Friday, March 27, 2009

More is Never Enough

The blurb below is from a teaching by Thubten Chodron, from a book called "Tara the Liberator." I find a chord of truth in it.

I often find myself thinking, "Now, if I only had more clients and projects I'd be set." Or, I may think, "if the sun would only come out, I'd feel better, I'm sure."

And then things will come to pass, as I'd hoped. Suddenly I'll get busier, but then I worry about meeting deadlines...or what will (or will not) come in the way of work once my present assignment is over. And, even on the sunniest, warmest days, I've felt unhappy.

I think the true way to happiness, or at least equanimity, is to accept all things as they are in the moment. That's not an easy task, but experience tells me that it gets easier with practice.

More is Never Enough
It's easy to think we're generous and magnanimous people when we're sitting here reading. We think, "I'm not attached. I'd be happy to share whatever I have with others. But should somebody ask us, "May I have the food in your cupboards?" We would probably respond, "No! Why should I give it to you?" Or if somebody took our shoes that we left outside the meditation hall, we would be upset. "Who took my shoes? How dare they! I want them back!"
Fear often lies beneath our excuses. We falsely believe that possessions will bring us security in cyclic existence. In fact, our attachment to them keeps us bound in a prison of dissatisfaction. We constantly crave more and better, yet are never satisfied with what we have.
–Thubten Chodron, from Tara the Liberator (Snow Lion Publications)

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Wednesday, March 25, 2009

Getting Angry

March 25, 2009
Tricycle's Daily Dharma
One Reason We Get Angry
The trigger for much of our anger is frustrated expectation. We sometimes invest so much of ourselves in a project that when it doesn’t turn out as it should we become irate. All ‘shoulds’ point to an expectation, a prediction for the future. We might have realized by now that the future is uncertain, unpredictable. Relying too much on an expectation for the future, a ‘should’, is asking for trouble.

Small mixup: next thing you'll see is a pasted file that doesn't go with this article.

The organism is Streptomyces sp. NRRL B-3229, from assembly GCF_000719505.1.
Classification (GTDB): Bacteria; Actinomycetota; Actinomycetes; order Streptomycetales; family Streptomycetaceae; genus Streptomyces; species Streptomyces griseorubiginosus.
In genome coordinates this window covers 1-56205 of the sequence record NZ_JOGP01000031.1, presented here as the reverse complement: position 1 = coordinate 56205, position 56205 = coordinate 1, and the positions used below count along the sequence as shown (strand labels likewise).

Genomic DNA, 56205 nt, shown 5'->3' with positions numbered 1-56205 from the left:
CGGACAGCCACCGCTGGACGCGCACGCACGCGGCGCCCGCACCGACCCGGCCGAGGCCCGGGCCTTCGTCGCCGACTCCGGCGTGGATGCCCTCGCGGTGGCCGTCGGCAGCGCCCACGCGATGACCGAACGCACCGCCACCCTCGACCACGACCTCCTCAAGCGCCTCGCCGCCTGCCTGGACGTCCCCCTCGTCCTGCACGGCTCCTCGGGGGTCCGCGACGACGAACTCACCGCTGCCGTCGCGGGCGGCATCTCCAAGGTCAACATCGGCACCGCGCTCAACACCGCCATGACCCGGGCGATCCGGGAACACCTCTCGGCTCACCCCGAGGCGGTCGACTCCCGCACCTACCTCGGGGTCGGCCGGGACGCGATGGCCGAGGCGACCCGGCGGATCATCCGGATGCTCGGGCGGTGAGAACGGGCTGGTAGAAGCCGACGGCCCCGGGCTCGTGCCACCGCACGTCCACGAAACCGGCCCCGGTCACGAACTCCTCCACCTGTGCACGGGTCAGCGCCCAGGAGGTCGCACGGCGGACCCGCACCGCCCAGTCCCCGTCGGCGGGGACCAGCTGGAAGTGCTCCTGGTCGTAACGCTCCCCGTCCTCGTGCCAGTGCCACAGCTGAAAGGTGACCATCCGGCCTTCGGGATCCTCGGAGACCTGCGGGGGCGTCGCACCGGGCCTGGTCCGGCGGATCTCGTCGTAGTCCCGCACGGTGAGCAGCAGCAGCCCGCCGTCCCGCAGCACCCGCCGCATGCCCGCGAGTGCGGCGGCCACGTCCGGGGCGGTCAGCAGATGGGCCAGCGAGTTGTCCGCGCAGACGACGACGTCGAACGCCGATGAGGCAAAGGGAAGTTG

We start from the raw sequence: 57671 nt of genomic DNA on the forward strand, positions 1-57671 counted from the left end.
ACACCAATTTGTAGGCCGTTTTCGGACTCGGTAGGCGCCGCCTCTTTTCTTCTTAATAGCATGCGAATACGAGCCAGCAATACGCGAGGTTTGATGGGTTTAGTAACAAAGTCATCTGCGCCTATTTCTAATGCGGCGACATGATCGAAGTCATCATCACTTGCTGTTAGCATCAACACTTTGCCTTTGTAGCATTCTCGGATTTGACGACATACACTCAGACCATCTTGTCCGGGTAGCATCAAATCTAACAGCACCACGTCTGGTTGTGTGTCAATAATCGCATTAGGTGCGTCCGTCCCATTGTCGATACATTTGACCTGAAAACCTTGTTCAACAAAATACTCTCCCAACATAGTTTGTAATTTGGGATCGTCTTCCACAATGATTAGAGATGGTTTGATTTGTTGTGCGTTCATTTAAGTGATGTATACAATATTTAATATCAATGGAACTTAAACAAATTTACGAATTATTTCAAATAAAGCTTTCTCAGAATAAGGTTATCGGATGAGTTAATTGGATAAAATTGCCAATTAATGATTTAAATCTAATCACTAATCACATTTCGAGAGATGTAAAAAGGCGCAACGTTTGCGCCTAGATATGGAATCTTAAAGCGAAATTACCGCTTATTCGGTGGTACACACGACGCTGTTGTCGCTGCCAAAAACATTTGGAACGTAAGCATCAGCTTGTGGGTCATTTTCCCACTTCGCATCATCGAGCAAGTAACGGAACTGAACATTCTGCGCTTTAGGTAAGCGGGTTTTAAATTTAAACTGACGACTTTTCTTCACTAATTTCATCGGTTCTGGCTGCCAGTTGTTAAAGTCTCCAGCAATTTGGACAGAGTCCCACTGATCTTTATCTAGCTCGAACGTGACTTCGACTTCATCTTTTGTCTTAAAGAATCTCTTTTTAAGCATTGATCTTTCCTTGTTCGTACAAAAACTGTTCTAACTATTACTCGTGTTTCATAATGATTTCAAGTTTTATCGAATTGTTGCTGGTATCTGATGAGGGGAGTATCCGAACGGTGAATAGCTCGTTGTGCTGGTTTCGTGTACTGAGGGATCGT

–Ajahn Brahm, from Opening the Door of your Heart (Lothian Books)
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Monday, March 23, 2009

Attachment to a Friend

Being attached to something or someone feels good at times. But I've discovered that attachment is also very dangerous.

I have a friend who has just come to me with some news about an old love she's reconnecting with from afar -- by phone and mail. They will meet later in the year, and he plans to stay with her for several months.

When she told me about it, I feigned happiness for her. But inside, my gut honest reaction was one of fear. I know why. I am afraid of losing her attention and attachment to me.

Worse, I feel terrible for feeling this way. I also looked forward to seeing her on the weekends, and she'd spend time at my house at the holidays. And I have noticed that she has stopped visiting often.

The source of my anxiety is being left alone.

But maybe I'm reading too much into this. Is my fear of being left alone...of being lonely...real?

While I do feel lonely at times, it is not an eternal, or unchanging state. The Buddhist concept of emptiness says that nothing is inherently real on its own. I am not alone -- in truth. I have some good friends and a wonderful family of brothers, sisters and nieces and nephews. So my fear of loneliness is without solid substance.

So, if my conception of being alone is so frightening; then perhaps I can change my attitude about this, I can make new friends, expand my world a bit. I can build positive states of mind and situations to sustain me.

But still...we are human...and we develop attachments. I am attached to the idea of "always" having my friend around to keep me company. This is understandable, but not realistic.

Things change. Life changes. People move away and die.

Acceptance of this will help. And of course, I'll have to meditate on letting go.

Tuesday, March 17, 2009

Your Opinions are the Problem

March 16, 2009
From Tricycle's Daily Dharma

Nan-in, a Japanese master during the Meiji era (1868-1912), received a university professor who came to inquire about Zen.

Nan-in served tea. He poured his visitor’s cup full, and then kept on pouring.

The professor watched the overflow until he could no longer restrain himself. “It is overfull. No more will go in!”

“Like this cup,” Nan-in said, “you are full of your own opinions and speculations. How can I show you Zen unless you first empty your cup?”

–From Zen Flesh, Zen Bones, compiled by Paul Reps and Nyogen Senzaki (Tuttle)